Mentions: Our hypothesis indicating the crucial and pre-eminent role of Kupffer cells in the onset of liver apoptosis after Pb(NO3)2 injection is summarized in Fig. 5. In vivo Pb(NO3)2 injection induces Kupffer cells to release factors that can act directly on hepatocytes or indirectly throughout stimulation of other cells (i.e., endothelial liver cells) inducing the death programme in hepatocytes, probably throughout oxidative stress. GdCl3 can block the Pb(NO3)2-induced cascade by destroying Kupffer cells, and in turn, can modify extracellular concentration of molecules released by macrophages (most probably cytokines), which are able to induce depletion of intracellular GSH levels and oxidative apoptotic signalling in hepatocytes.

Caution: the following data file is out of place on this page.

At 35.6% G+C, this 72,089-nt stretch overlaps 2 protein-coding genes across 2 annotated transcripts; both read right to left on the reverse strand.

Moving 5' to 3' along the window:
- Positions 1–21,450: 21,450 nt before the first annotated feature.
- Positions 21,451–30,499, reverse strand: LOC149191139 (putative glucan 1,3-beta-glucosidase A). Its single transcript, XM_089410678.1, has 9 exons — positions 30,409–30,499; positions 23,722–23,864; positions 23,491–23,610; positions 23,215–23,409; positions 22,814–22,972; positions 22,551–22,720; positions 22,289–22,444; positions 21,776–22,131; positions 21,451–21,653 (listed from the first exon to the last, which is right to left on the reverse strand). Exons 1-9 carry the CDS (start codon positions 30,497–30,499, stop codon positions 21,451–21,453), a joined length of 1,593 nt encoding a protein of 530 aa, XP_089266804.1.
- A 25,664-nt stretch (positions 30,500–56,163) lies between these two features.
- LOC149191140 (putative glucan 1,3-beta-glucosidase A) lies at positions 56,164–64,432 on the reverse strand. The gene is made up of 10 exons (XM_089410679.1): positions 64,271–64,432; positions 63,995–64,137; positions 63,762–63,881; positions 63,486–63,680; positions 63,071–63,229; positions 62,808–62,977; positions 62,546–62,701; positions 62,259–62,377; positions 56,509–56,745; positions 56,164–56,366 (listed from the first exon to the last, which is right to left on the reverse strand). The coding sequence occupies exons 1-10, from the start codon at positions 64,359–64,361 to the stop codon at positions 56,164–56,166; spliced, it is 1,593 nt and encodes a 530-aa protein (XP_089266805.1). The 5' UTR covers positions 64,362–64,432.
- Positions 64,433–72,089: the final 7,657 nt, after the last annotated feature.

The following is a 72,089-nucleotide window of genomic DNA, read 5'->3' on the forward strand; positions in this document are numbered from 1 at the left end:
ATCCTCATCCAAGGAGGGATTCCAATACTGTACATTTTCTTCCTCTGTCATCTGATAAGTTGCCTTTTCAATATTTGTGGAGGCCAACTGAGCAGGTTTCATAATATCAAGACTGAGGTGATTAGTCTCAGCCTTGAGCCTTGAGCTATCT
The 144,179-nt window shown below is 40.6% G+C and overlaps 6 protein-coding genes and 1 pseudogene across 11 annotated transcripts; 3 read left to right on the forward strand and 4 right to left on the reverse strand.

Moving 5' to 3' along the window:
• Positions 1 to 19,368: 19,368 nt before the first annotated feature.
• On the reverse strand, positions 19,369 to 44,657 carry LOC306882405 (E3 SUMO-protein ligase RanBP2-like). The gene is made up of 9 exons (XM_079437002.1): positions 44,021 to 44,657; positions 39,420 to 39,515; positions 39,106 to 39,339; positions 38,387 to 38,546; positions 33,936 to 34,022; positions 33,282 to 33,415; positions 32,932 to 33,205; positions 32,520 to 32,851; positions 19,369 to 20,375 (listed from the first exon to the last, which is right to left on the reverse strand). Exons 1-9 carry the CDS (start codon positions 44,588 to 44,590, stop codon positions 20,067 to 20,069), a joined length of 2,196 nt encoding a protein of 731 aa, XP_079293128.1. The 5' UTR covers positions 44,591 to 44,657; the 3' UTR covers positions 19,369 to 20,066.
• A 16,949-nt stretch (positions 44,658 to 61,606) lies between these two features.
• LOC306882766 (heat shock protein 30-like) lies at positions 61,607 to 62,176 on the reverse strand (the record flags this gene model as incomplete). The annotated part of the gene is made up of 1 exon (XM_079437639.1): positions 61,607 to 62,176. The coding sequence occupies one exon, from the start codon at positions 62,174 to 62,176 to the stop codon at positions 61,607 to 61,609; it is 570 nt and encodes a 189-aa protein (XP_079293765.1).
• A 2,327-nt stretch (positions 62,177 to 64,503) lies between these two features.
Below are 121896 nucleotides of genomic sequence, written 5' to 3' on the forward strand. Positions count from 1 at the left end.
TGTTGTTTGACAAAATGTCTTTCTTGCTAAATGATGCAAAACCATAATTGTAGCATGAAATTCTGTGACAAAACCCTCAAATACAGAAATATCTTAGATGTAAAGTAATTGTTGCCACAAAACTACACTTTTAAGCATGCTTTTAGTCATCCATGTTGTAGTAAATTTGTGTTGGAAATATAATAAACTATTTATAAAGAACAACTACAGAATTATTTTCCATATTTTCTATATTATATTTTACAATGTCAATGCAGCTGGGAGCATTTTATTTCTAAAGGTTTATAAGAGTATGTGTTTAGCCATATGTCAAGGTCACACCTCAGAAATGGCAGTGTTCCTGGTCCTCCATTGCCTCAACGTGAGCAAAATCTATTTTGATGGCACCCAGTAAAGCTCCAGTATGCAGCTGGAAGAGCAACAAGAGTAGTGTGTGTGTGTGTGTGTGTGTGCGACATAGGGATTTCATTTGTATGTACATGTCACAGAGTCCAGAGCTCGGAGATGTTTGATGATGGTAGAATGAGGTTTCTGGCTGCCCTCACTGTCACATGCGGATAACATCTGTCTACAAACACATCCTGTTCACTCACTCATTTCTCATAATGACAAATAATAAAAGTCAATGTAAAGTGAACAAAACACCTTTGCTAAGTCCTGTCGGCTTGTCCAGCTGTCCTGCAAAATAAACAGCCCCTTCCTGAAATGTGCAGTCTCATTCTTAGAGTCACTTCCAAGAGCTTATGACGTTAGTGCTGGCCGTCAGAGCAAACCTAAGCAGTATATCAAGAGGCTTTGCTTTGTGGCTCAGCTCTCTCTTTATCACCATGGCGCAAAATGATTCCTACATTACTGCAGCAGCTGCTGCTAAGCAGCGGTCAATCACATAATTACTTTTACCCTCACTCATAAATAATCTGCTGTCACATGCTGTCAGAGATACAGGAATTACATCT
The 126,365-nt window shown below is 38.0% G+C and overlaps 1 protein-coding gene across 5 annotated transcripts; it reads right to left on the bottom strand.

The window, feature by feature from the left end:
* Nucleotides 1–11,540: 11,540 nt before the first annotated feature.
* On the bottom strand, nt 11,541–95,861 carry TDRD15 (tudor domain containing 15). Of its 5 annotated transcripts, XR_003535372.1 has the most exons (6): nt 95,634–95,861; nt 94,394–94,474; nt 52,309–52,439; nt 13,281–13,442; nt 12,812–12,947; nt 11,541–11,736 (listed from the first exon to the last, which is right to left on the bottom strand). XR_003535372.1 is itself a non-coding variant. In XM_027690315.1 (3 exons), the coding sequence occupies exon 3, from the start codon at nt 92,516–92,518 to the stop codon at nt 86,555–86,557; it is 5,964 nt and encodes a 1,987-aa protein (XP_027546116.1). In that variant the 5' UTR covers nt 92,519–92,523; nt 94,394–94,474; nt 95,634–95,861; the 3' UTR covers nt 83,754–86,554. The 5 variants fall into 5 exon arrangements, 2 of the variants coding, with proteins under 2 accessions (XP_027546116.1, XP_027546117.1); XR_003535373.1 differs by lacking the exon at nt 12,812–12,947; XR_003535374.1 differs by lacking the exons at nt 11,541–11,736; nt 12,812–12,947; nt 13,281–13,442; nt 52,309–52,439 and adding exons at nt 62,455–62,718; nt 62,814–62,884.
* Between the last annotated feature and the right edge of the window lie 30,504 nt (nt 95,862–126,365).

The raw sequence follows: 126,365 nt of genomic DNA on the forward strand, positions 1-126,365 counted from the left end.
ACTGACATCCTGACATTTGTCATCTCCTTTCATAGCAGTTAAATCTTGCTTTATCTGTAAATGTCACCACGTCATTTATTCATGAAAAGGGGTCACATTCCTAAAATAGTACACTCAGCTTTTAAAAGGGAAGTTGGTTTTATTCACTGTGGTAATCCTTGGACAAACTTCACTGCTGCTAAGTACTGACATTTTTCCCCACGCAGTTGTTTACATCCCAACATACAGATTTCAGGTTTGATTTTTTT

Kupffer cells promote lead nitrate-induced hepatocyte apoptosis via oxidative stress.

Pagliara P, CarlĂ  EC, Caforio S, Chionna A, Massa S, Abbro L, Dini L - Comp Hepatol (2003)

Scheme of the role of Kupffer cells during Pb(NO3)2-induced hepatic apoptosis. Pb(NO3)2 particles induce, as an early event, Kupffer cells (KC) to secrete molecules (probably cytokines such as TNF alpha) which stimulate hepatocytes (HEP) to proliferate; the increased level of secreted molecules could initiate hepatocyte apoptosis. Activated Kupffer cells may release other molecules prompting endothelial cells (EC) to release additional cytokines, promoting apoptosis of hepatocytes. At the same time, EC can release cytokines that could promote hepatocyte apoptosis as well as activation of KC. As a late event, Pb(NO3)2 particles induce KC death. GdCl3 particles could inhibit the effects of Pb(NO3)2 by depleting Kupffer cells, likely by inducing apoptosis.